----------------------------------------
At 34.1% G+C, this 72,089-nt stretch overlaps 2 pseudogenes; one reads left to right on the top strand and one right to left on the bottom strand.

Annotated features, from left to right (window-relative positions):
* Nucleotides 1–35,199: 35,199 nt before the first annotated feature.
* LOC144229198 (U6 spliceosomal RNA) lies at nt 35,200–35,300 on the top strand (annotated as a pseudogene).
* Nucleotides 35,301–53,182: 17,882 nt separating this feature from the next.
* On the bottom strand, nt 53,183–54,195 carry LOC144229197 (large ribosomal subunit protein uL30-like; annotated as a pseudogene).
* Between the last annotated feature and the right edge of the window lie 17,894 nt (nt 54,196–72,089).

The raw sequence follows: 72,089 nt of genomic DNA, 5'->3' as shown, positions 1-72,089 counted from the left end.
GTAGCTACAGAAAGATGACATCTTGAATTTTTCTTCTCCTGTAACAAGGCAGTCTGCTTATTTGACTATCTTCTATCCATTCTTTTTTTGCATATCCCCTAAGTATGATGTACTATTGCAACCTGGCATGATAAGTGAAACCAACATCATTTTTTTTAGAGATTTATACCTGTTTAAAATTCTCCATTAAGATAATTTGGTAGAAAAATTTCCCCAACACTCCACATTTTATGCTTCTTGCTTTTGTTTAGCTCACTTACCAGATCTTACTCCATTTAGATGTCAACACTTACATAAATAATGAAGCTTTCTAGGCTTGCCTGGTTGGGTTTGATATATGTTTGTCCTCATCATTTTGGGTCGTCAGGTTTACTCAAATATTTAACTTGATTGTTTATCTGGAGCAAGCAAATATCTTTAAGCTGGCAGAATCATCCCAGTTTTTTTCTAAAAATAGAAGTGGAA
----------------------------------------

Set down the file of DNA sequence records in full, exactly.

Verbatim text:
At 34.1% G+C, this 72,089-nt stretch overlaps 2 pseudogenes; one reads left to right on the top strand and one right to left on the bottom strand.

Annotated features, from left to right (window-relative positions):
* Nucleotides 1–35,199: 35,199 nt before the first annotated feature.
* LOC144229198 (U6 spliceosomal RNA) lies at nt 35,200–35,300 on the top strand (annotated as a pseudogene).
* Nucleotides 35,301–53,182: 17,882 nt separating this feature from the next.
* On the bottom strand, nt 53,183–54,195 carry LOC144229197 (large ribosomal subunit protein uL30-like; annotated as a pseudogene).
* Between the last annotated feature and the right edge of the window lie 17,894 nt (nt 54,196–72,089).

The raw sequence follows: 72,089 nt of genomic DNA, 5'->3' as shown, positions 1-72,089 counted from the left end.
GTAGCTACAGAAAGATGACATCTTGAATTTTTCTTCTCCTGTAACAAGGCAGTCTGCTTATTTGACTATCTTCTATCCATTCTTTTTTTGCATATCCCCTAAGTATGATGTACTATTGCAACCTGGCATGATAAGTGAAACCAACATCATTTTTTTTAGAGATTTATACCTGTTTAAAATTCTCCATTAAGATAATTTGGTAGAAAAATTTCCCCAACACTCCACATTTTATGCTTCTTGCTTTTGTTTAGCTCACTTACCAGATCTTACTCCATTTAGATGTCAACACTTACATAAATAATGAAGCTTTCTAGGCTTGCCTGGTTGGGTTTGATATATGTTTGTCCTCATCATTTTGGGTCGTCAGGTTTACTCAAATATTTAACTTGATTGTTTATCTGGAGCAAGCAAATATCTTTAAGCTGGCAGAATCATCCCAGTTTTTTTCTAAAAATAGAAGTGGAA